The dog kept barking, like a tornado warning through her neighborhood, but that wasn't what was keeping her awake.

My boyfriend cheated on me again.

Sometimes I like to begin with a prompt like a word or phrase. Other times the prompt is, whose story do I want to write and what do I want to base a fiction story on. I try to keep going for as long as I can and then I rewrite and begin writing the first draft because the initial writing is a type of outline or what I call an outline. It gives me an idea or a glimpse of the story that I'm trying to write. And then, I keep going.

My boyfriend cheated on me again. He will ask for forgiveness like he always does. It's permission to cheat again, not a question of how do we try again to make what we're doing work. I called it a relationship but you wouldn't be treated like this in any kind of relationship you were in. You would ask me, "Is it now time to leave him." But, if you hadn't had left me, I wouldn't be stuck in sucky relationships like this. And, I do know it wasn't your fault, but in a way, it was. You kept going after bigger and better and I was right there with you, knowing that bigger and better meant more crimes. And all of a sudden I'm old. I'm not aged, just old in emotional experience, in love.

Take a significant moment in your day (either personal, public, or imagined) and write a story or scene based on it.

Happy writing.

Tuesday, July 20, 2010

Characters

Imagine a character, a woman or man shopping at a baby store, and ask her or him questions.
  • Are you shopping for yourself or your wife?
  • Is it for your sibling or sibling's wife or girlfriend?
  • The wife or girlfriend you can't get along with you?
  • Are you jealous that you can't get pregnant or your wife or girlfriend can't get pregnant?
  • Do you want to be where you are?
Each question can be made into a short story.

It was a long day and she still needed to make it to the baby store before it closed tonight.

She looked at the baby register and tried to smile.

When writing a short story, you're answering a question, and, when writing a novel, you're answering several questions. You begin by exploring the possible answers.

Are there any questions you want answers to, those questions that don't seem to have answers? Questions about your personal life, about a public event you witnessed, some philosophical question you have.
  • Why did I survive?
  • Is he going to kill again before he gets caught?
  • Who is the couple living next door to me?
  • Will I finally heal?
Any question you ask can be answered in a short story. It's okay if you find your story answering an entirely different question than the one you used to inspire your story.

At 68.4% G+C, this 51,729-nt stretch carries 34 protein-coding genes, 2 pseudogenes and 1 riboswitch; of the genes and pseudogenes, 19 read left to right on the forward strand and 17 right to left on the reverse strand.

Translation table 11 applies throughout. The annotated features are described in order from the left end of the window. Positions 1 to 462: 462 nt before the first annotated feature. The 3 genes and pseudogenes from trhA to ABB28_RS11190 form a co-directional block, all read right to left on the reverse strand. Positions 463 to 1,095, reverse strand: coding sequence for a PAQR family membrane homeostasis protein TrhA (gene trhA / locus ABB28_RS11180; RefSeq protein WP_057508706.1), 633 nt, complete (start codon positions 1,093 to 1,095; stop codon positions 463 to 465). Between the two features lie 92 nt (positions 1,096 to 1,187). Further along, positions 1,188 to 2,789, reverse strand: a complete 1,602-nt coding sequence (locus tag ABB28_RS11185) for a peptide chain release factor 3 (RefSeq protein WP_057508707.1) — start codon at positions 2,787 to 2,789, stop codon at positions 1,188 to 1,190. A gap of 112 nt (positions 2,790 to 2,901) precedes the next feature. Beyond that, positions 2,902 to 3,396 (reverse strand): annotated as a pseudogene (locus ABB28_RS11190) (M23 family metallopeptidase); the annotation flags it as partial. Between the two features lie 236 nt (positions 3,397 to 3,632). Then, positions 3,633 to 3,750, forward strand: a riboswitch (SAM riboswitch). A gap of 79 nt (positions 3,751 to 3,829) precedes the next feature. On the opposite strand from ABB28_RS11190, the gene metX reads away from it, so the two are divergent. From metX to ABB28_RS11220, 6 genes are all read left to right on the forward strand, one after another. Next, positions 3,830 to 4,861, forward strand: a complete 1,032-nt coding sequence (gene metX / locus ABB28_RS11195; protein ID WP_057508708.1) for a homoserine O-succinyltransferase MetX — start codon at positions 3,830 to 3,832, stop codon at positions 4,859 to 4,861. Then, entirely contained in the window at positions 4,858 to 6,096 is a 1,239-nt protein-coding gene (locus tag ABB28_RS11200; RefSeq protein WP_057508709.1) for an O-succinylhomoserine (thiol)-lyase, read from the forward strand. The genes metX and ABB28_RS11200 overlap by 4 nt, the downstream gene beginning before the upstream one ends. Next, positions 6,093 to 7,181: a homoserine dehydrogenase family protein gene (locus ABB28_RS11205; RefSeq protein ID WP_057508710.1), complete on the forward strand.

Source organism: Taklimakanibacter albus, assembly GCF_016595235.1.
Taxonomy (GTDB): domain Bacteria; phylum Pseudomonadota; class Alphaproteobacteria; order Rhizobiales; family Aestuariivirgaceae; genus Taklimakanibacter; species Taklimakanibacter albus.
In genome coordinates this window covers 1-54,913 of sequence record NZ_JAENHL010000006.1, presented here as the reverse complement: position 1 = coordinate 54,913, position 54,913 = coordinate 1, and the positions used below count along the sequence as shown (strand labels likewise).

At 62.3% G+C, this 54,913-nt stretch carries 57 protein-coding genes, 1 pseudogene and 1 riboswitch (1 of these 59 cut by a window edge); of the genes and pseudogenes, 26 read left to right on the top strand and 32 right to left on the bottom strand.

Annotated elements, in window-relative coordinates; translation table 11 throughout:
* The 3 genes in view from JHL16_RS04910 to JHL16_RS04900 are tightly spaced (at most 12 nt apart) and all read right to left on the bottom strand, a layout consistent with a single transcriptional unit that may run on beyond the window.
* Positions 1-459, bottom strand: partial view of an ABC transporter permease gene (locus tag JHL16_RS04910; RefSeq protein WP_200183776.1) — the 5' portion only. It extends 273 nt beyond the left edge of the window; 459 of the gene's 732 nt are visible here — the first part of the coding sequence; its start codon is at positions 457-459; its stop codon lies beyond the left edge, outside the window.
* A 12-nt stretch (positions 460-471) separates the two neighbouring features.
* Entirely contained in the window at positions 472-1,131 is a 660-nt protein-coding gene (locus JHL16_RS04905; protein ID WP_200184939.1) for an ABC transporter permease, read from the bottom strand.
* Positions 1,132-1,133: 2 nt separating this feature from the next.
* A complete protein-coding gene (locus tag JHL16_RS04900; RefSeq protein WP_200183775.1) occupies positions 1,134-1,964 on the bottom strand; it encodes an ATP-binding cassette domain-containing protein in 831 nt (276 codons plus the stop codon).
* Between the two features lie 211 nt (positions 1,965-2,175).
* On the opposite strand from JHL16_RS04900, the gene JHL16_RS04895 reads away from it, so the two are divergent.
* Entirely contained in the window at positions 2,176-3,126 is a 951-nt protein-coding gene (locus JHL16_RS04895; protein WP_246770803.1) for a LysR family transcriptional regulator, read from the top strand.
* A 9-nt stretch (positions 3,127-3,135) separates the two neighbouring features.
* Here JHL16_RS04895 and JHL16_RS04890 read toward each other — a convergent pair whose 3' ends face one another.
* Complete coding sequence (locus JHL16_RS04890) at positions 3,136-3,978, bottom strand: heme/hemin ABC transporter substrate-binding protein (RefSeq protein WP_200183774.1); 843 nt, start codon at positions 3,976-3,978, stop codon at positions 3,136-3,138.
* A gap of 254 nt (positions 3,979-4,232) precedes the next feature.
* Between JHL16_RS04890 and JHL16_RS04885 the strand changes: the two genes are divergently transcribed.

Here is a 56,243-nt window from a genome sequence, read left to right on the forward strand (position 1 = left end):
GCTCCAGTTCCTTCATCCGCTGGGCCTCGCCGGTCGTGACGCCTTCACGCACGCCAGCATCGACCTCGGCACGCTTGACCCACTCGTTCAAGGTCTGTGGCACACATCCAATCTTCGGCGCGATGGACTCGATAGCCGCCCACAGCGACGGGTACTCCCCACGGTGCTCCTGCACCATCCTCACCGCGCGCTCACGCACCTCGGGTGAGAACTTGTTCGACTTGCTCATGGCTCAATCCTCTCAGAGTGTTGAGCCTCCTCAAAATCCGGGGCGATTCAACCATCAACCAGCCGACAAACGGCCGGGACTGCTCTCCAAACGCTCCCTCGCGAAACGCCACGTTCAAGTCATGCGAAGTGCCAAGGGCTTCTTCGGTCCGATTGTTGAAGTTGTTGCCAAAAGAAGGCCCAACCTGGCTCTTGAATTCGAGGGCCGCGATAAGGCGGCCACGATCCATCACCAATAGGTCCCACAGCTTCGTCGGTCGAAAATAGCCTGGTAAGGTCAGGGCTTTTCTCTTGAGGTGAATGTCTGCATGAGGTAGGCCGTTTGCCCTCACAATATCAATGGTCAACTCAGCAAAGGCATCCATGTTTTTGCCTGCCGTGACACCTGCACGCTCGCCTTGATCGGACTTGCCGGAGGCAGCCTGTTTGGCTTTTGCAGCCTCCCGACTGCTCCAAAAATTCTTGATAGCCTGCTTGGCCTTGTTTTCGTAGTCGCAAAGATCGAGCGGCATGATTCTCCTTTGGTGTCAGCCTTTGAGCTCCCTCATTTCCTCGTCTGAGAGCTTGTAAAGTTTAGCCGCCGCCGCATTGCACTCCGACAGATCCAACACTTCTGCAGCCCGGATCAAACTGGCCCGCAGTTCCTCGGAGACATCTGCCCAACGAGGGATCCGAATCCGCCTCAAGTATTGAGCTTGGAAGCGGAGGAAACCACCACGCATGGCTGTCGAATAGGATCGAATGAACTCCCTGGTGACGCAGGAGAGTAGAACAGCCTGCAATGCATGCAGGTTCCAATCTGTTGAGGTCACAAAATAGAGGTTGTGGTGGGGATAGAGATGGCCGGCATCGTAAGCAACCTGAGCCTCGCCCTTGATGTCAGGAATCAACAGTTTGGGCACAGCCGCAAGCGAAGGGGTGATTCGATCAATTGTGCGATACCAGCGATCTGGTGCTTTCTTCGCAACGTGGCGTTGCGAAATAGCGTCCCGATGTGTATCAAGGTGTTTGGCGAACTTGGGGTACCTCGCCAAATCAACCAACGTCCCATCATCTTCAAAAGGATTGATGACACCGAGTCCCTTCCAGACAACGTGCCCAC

You can also use a TV show to inspire your fiction but make the story yours rather than write fan fiction. I've always wondered about Chandler's and Monica's life in the suburbs with newly adopted infant twins, who they watched being born. I'd create my own characters and ask:
  • Are you trying to get back to the city?
  • How are your friendships different?
  • What is it like being parents?
or cooking shows.
  • Why are you watching cooking shows?
  • Do you want to learn how to cook?
What are you curious about? The question doesn't have to be answerable.
  • Why is he killing his pregnant girlfriend or wife?
  • When am I going to get away?
I love writing stories but I hate feeling like I don't have anything to write about. My assignment is going to be to ask myself a question and answer it in a short story. This technique also works for writing memoirs and personal essays.
  • Why am I still working in retail with a college degree?
  • When and how can I get a better job?
  • What is more important, ending my single woman status or getting a better job?
I use a short story, personal essay or memoir to answer the questions I've come up with. I think that each story can answer one question just like each novel can answer several questions. Before you write a story ask yourself what you'd like to know. Any question, unless proven wrong, can be answered in a short story. If you've always had an idea for a story or a first draft or scene or some other fragment that you couldn't turn into a short story, you can ask a question.
  • Why did his French ex-girlfriend stop putting letters in his mailbox?
  • Why is she longing for a boy who doesn't seem to notice her?
  • Why is she becoming a hoarder?
  • Will he find his hanged son?
  • What happens to her and around her in her high school?
  • What is a model? (I'm addicted to America's Next Top Model)
Ask a question and use a story (fiction, memoir or personal essay) to answer the question.
  • What are the things I've seen my niece do so far?
  • What happened at my retail job when I wasn't there?
Writing Assignment: Ask a question and use a story to answer the question.

Monday, July 19, 2010

I Begin With A First Sentence Part 2

It's important to get beyond the first sentence and the first scene, especially since I'd like to have a career as a fiction writer. When I get to the end of the first scene, I need to ask what happens next or what should happen next so I can get the first draft written and begin writing the second draft.